They were closed after a series of court rulings allowed Argentines to withdraw their cash, leaving some banks very low on reserves.

But Congress has now passed a law making it more difficult for people to get their money.


Russia could seek to divide out the Caspian Sea's oil and gas riches in a series of bilateral deals if an overall settlement proves elusive, President Vladimir Putin has said.

His comments came a day after a presidential summit of the five littoral nations broke up without agreement on sharing Caspian resources.

On his way back to Moscow he also had talks in the Russian port city of Astrakhan, urging military exercises centring on the inland sea for the first time in a decade.


Unemployment in Japan has fallen to its lowest level in seven months, according to government figures.

The seasonally adjusted unemployment rate fell to 5.2% in March from 5.3% in both January and February and from a 50-year record of 5.5% in December, according to the Labor Force Statistics Office.


London, the FTSE 100 index of leading shares had dropped 1.7% to 5,128.2 by mid-morning, its lowest level since 1 March, though by 11.20 local time (1020 GMT) it had recovered slightly to stand at 5134.4.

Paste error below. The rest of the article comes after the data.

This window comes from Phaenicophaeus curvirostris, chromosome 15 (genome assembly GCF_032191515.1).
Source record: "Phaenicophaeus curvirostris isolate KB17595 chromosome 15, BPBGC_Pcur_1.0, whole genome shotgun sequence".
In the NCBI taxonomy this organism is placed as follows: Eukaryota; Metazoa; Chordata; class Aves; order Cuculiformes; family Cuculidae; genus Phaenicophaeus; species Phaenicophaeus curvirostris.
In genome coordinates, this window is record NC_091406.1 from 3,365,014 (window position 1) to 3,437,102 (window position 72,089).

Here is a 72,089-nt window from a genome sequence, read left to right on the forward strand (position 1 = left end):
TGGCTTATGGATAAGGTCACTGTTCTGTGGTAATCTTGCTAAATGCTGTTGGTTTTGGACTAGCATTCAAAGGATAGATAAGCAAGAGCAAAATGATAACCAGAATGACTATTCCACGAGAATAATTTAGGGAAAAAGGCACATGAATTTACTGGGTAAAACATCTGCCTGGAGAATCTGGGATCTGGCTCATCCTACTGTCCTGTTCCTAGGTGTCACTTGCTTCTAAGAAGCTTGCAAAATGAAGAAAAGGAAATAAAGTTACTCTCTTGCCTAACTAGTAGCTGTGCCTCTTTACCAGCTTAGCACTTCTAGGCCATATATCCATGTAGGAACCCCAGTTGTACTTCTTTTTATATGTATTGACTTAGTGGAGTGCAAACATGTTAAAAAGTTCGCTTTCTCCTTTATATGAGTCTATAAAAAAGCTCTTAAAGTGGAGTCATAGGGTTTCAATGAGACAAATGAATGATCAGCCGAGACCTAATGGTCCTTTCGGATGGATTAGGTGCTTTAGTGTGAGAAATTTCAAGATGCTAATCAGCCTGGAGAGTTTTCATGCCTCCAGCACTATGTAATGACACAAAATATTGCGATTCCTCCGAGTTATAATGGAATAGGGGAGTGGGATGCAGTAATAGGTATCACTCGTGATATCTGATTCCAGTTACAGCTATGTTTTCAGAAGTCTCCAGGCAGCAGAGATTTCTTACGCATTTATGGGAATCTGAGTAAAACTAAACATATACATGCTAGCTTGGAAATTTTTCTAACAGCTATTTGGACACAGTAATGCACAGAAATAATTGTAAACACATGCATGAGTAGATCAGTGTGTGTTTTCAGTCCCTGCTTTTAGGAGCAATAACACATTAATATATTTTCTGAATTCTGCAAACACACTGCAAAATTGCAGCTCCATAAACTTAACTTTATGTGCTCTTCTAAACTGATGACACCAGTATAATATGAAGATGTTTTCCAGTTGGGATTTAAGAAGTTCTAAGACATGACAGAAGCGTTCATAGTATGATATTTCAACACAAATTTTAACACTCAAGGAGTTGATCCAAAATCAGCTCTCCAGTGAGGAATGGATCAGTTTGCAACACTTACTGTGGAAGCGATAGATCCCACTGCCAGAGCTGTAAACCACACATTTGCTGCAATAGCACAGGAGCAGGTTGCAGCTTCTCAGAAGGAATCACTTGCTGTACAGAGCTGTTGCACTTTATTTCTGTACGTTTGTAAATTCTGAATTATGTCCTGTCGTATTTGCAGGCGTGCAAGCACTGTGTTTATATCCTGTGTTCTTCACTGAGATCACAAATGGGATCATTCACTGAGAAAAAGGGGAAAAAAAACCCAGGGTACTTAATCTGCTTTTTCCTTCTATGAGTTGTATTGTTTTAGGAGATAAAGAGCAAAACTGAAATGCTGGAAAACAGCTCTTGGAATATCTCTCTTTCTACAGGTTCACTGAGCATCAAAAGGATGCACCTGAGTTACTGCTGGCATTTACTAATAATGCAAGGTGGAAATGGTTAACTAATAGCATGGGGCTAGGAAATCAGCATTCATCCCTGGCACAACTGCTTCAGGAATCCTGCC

DaimlerChrysler: The automotive giant unveiled a quarterly operating profit of 1bn euros (616m; $893m) or 3.1bn euros when adjusted for various one-off items compared with a 600m-euro loss in the same period of 2001.

Autonomy: The Cambridge-based firm said profits for the three months to March were $4.2m (2.9m), up from $2.7m (1.9m) the previous quarter.

AOL: Media giant AOL Time Warner has reported one of the highest quarterly losses in history, after making a record $54bn (37bn) write down. The firm announced it had lost $54.2bn in the first three months of the year.

AT&T: The company's losses ballooned to $975m (673m) from $192m a year earlier after sales fell 11% compared with a year earlier to $12.02bn.

Egg: Egg reported pre-tax profits of 4.1m for its core UK operations for the first three months of 2002, reversing losses of 37.2m in the same period a year ago and beating analysts' expectations for profits of 3m.


The Dow Jones index of leading US shares has clawed its way back after dipping below the key 10,000 mark for the first time in nearly two months.

The Dow fell 1% during the first hour of trading on Thursday to 9,930.51, dragged lower by disappointing company results.